Rio Baker, Chilean Patagonia. The scale of this watershed, and its purity, exist in very few places left on earth. Photo by Germán Póo-Caamaño.

Yesterday afternoon 12 members of a local environmental committee unanimously** approved Hidroaysén, the largest hydroelectric project in the history of Chile.

*UPDATE: Please see our new photo essay of what could be lost in this area–shots of the most epic terrain in Patagonia put together by Pulitzer Prize winner and National Geographic photographer Jack Dykinga, two-time World Press winner and Prince’s Rainforest Project Award winner Daniel Beltra, award-winning filmmaker and photographer Jeff Foott, award-winning photographer Bridget Besaw, and Emmy-winning videographer Edgar Boyles.*

THIS IS A particularly gnarly example of how multinational corporations can dictate policy-making, basically shitting on public opinion, long-term environmental and economic considerations, and most of all the the local people.

My colleague Eileen Smith lives in Santiago and reported from the demonstrations following the decision. Within 30 minutes of the protestors gathering, police drove four buses along the curve of the street to block the demonstration from view by the commuting public, and then fired water cannons and tear gas into the crowd when protesters attempted to cross the street from Plaza Italia.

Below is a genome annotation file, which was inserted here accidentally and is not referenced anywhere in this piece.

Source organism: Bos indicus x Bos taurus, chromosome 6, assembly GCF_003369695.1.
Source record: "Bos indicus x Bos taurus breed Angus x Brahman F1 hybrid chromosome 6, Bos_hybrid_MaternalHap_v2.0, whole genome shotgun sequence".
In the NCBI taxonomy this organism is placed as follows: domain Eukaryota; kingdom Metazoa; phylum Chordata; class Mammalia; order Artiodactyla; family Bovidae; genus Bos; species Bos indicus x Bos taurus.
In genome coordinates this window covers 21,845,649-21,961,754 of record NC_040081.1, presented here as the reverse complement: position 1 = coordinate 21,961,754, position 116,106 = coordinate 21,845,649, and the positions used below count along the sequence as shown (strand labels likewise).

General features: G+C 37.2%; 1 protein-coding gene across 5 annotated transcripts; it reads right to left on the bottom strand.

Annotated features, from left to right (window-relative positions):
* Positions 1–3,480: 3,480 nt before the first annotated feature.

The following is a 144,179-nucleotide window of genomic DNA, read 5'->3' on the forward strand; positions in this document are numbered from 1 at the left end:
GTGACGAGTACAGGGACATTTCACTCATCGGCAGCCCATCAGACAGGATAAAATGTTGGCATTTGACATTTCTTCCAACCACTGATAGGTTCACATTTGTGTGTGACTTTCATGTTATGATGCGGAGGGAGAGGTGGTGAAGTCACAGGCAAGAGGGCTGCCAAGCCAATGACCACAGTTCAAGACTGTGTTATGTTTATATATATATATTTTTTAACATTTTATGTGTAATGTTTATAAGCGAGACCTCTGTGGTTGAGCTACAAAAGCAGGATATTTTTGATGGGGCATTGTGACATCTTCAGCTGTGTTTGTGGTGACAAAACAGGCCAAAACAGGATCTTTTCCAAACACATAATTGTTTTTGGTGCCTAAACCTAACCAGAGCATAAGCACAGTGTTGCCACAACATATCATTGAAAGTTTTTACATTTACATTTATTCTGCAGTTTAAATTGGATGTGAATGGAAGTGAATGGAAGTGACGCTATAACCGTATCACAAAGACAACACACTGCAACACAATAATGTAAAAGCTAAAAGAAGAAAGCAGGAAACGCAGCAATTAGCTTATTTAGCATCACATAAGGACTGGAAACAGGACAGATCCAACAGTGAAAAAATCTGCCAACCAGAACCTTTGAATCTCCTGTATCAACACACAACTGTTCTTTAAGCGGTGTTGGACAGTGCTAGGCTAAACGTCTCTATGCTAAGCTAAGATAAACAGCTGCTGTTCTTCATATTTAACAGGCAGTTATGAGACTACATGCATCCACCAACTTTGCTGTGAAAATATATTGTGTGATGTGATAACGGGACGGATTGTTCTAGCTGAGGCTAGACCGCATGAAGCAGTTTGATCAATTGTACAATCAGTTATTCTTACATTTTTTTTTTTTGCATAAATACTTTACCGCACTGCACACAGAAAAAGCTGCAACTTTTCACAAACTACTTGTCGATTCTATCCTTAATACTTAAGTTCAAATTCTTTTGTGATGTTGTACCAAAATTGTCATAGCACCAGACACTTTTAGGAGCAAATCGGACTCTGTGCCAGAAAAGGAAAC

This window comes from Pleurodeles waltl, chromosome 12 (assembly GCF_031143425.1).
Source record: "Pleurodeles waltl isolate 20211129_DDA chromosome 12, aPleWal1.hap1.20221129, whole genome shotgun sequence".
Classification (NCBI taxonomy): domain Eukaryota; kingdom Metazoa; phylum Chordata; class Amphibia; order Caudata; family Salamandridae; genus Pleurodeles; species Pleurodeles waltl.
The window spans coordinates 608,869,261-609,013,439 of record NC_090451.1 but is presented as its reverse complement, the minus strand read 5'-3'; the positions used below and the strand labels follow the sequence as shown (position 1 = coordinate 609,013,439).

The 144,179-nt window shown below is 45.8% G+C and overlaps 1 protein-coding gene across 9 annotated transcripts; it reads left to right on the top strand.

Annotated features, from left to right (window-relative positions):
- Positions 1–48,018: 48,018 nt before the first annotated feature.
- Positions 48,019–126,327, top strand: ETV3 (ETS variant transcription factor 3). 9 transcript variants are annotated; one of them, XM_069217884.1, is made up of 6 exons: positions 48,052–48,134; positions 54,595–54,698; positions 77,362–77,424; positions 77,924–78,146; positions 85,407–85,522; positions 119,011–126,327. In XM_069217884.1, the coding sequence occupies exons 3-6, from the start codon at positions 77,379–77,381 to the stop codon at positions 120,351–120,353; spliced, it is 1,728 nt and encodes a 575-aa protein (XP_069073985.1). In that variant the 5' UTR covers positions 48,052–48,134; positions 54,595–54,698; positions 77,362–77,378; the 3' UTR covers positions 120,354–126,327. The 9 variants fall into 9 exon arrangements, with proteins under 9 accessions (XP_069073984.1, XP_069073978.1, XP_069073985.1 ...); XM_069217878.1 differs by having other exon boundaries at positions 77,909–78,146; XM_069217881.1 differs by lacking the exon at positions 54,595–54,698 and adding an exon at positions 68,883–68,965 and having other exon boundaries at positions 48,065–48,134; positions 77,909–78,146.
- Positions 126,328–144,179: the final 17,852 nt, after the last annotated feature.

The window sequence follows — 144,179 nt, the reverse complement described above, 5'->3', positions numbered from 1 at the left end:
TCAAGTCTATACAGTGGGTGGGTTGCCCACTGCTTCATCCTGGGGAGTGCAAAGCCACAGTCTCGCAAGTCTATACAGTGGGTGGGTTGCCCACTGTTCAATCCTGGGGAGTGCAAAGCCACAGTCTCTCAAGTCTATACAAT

The protestors, chanting Piñera, entiende, Patagonia no se vende (Piñera (president of the Republic), understand, Patagonia is not for sale), expressed what’s so wrong about the project, that it’s essentially selling off irreplaceable Patagonian land and water. Here are 11 facts of this project:

1. The policies that set the stage for the dam go back to Chile’s military dictatorship.

Chile’s Constitution and Water Code, signed during the Pinochet dictatorship in 1981, established a privatized freshwater market under which water rights are bought, sold and traded as commodities in perpetuity. Rights to massive watersheds were purchased by multinational corporations such as Gener (US), Xstrata Copper (Swiss), and Endesa (Spain, Italy).

2. As a project controlled by outside corporations, there is little in the way of direct accountability for environmental impact.